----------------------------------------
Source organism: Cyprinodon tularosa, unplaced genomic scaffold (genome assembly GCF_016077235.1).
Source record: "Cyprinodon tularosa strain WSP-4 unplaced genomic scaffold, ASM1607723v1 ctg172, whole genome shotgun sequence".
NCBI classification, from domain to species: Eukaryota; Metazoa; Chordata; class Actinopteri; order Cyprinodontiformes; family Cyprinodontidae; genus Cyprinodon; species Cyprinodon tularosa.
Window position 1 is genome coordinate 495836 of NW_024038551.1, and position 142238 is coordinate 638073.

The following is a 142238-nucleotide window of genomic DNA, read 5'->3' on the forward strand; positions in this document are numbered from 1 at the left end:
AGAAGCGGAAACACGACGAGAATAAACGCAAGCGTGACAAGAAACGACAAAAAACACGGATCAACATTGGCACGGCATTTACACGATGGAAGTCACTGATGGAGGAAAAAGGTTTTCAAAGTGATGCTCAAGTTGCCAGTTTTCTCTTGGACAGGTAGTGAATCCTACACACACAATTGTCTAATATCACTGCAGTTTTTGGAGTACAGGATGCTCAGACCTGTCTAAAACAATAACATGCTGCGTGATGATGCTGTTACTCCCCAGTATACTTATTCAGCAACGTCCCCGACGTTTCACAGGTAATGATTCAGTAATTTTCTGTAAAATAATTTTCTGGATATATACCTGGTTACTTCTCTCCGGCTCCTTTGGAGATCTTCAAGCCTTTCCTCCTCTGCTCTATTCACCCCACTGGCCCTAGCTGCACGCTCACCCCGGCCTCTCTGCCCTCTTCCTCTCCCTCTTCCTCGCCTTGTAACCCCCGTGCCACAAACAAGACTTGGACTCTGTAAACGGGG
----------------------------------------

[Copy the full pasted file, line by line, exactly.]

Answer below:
Source organism: Cyprinodon tularosa, unplaced genomic scaffold (genome assembly GCF_016077235.1).
Source record: "Cyprinodon tularosa strain WSP-4 unplaced genomic scaffold, ASM1607723v1 ctg172, whole genome shotgun sequence".
NCBI classification, from domain to species: Eukaryota; Metazoa; Chordata; class Actinopteri; order Cyprinodontiformes; family Cyprinodontidae; genus Cyprinodon; species Cyprinodon tularosa.
Window position 1 is genome coordinate 495836 of NW_024038551.1, and position 142238 is coordinate 638073.

The following is a 142238-nucleotide window of genomic DNA, read 5'->3' on the forward strand; positions in this document are numbered from 1 at the left end:
AGAAGCGGAAACACGACGAGAATAAACGCAAGCGTGACAAGAAACGACAAAAAACACGGATCAACATTGGCACGGCATTTACACGATGGAAGTCACTGATGGAGGAAAAAGGTTTTCAAAGTGATGCTCAAGTTGCCAGTTTTCTCTTGGACAGGTAGTGAATCCTACACACACAATTGTCTAATATCACTGCAGTTTTTGGAGTACAGGATGCTCAGACCTGTCTAAAACAATAACATGCTGCGTGATGATGCTGTTACTCCCCAGTATACTTATTCAGCAACGTCCCCGACGTTTCACAGGTAATGATTCAGTAATTTTCTGTAAAATAATTTTCTGGATATATACCTGGTTACTTCTCTCCGGCTCCTTTGGAGATCTTCAAGCCTTTCCTCCTCTGCTCTATTCACCCCACTGGCCCTAGCTGCACGCTCACCCCGGCCTCTCTGCCCTCTTCCTCTCCCTCTTCCTCGCCTTGTAACCCCCGTGCCACAAACAAGACTTGGACTCTGTAAACGGGG